Synthese 174 (3):315 - 330 (2010)
What does it take for some epistemological thinking to be epistemically justified? Indeed, is that outcome even possible? This paper argues that it is not possible: no epistemological thinking can ever be epistemically justified. A vicious infinite regress of epistemological reflection is the price that would have to be paid for having some such justification. Clearly, that price would be too high.
|Keywords||Meta-epistemology Scepticism Justification David Lewis Externalism Knowledge Reflection Regress|
|Categories||categorize this paper)|
References found in this work BETA
Problems of Knowledge: A Critical Introduction to Epistemology.Michael Williams - 2001 - Oxford University Press.
Citations of this work BETA
The Gettier Illusion, the Tripartite Analysis, and the Divorce Thesis.Anthony Robert Booth - 2014 - Erkenntnis 79 (3):625-638.
Similar books and articles
Is This a World Where Knowledge has to Include Justification?Stephen Hetherington - 2007 - Philosophy and Phenomenological Research 75 (1):41–69.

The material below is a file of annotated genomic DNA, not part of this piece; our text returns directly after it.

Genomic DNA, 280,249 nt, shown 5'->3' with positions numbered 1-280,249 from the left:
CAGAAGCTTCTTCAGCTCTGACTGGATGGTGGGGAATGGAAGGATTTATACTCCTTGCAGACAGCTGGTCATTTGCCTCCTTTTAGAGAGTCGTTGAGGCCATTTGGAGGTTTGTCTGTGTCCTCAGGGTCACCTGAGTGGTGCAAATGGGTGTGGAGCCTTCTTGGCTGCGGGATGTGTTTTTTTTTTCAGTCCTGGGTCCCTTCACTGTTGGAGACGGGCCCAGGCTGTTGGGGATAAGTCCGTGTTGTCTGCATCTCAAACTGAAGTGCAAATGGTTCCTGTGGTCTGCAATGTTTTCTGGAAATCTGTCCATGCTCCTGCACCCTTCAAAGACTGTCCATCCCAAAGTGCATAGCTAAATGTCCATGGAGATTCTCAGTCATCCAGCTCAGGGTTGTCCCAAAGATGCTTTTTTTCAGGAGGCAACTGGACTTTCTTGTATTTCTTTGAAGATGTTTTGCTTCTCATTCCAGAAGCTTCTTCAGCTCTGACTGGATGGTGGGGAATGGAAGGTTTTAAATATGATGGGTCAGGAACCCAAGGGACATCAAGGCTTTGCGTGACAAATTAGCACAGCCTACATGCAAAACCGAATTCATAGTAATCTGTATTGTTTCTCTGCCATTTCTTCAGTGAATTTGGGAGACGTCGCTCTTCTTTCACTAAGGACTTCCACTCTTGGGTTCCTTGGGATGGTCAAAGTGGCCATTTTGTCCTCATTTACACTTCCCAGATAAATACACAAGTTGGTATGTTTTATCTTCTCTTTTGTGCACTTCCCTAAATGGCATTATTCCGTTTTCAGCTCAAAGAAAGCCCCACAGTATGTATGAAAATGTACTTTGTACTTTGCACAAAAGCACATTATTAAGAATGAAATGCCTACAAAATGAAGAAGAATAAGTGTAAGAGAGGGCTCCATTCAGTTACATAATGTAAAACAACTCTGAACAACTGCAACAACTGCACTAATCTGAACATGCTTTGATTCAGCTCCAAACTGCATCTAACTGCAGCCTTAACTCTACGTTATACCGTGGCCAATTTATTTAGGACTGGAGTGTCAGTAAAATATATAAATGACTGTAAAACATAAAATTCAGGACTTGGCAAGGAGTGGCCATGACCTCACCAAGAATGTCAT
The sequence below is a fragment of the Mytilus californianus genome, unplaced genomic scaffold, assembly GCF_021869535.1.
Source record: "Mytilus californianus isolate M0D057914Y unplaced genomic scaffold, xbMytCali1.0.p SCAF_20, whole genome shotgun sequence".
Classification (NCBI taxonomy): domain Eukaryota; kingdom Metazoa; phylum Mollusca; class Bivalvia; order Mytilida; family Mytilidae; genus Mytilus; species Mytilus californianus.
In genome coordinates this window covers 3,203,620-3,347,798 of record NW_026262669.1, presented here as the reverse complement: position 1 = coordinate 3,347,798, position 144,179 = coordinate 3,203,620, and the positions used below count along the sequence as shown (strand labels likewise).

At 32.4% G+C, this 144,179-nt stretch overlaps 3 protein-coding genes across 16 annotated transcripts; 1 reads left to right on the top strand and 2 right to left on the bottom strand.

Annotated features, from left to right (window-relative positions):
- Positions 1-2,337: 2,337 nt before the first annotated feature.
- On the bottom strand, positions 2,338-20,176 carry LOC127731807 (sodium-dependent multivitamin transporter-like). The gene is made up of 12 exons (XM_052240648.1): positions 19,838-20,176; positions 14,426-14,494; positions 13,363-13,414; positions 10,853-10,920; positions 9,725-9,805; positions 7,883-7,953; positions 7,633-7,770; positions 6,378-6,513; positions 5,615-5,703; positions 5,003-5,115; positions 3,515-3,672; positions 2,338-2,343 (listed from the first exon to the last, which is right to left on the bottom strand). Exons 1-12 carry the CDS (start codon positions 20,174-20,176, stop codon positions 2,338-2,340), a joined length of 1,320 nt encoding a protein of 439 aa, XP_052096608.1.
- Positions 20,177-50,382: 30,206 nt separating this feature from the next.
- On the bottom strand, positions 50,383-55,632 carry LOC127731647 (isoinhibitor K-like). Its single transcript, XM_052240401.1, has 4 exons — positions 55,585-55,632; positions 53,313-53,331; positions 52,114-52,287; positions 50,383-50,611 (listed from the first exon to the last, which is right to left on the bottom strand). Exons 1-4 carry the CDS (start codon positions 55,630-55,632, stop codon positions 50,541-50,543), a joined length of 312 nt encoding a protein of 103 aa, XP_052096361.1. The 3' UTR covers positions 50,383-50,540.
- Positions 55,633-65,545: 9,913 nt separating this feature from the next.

Naturalized Virtue Ethics and the Epistemological Gap.Stephen R. Brown - 2004 - Journal of Moral Philosophy 1 (2):197-209.
Fallibilism, Factivity and Epistemically Truth-Guaranteeing Justification.Boris Rähme - 2007 - In Nils Gilje & Harald Grimen (eds.), Discursive Modernity. Universitetsforlaget.
Relativism and Our Warrant for Scientific Theories.Paul Faulkner - 2004 - International Journal of Philosophical Studies 12 (3):259 – 269.
Added to index2009-01-28
Total downloads95 ( #52,561 of 2,154,170 )
Recent downloads (6 months)11 ( #60,673 of 2,154,170 )
How can I increase my downloads?